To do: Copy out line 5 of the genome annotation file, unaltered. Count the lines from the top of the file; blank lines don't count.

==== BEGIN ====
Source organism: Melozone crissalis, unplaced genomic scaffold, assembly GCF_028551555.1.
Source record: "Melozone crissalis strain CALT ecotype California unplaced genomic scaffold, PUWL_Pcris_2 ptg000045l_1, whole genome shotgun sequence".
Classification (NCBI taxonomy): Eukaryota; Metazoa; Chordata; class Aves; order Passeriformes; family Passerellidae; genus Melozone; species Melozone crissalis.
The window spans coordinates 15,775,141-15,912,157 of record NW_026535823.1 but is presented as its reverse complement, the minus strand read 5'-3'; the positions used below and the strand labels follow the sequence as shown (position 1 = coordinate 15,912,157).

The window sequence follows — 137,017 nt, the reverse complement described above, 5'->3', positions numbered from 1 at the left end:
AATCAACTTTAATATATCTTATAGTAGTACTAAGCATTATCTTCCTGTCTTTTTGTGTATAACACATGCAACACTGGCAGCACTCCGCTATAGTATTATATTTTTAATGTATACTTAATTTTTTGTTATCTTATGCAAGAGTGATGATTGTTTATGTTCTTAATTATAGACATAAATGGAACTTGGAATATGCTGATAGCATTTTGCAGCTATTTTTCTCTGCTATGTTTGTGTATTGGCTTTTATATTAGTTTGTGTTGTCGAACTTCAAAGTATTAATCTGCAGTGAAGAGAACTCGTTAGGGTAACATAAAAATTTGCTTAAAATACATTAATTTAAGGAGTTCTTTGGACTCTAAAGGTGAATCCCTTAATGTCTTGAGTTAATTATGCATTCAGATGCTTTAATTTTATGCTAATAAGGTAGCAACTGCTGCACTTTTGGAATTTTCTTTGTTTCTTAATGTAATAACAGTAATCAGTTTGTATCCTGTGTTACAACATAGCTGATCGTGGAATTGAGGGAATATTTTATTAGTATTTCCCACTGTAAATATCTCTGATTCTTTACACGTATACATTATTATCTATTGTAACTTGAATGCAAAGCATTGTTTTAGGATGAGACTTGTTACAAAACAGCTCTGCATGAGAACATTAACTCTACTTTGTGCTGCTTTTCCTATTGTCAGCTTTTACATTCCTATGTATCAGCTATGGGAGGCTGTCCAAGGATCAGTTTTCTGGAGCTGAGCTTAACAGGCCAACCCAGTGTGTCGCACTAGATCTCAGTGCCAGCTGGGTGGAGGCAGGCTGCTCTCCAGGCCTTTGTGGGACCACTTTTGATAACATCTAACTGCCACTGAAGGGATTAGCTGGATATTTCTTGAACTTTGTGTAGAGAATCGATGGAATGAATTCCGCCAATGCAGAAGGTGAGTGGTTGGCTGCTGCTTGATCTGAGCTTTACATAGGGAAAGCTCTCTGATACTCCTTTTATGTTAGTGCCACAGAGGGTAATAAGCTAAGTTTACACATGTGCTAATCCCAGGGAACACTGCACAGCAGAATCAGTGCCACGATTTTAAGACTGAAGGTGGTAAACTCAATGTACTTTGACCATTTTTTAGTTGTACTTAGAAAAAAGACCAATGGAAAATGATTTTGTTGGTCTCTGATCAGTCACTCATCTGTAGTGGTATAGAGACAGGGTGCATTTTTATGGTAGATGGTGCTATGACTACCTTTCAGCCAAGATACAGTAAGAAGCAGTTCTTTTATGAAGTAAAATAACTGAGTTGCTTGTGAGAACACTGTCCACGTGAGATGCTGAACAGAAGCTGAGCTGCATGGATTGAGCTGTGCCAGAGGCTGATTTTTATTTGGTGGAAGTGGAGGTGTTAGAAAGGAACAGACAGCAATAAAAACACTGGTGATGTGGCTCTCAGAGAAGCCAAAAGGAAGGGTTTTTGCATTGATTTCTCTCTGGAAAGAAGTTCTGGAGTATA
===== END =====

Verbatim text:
The window sequence follows — 137,017 nt, the reverse complement described above, 5'->3', positions numbered from 1 at the left end: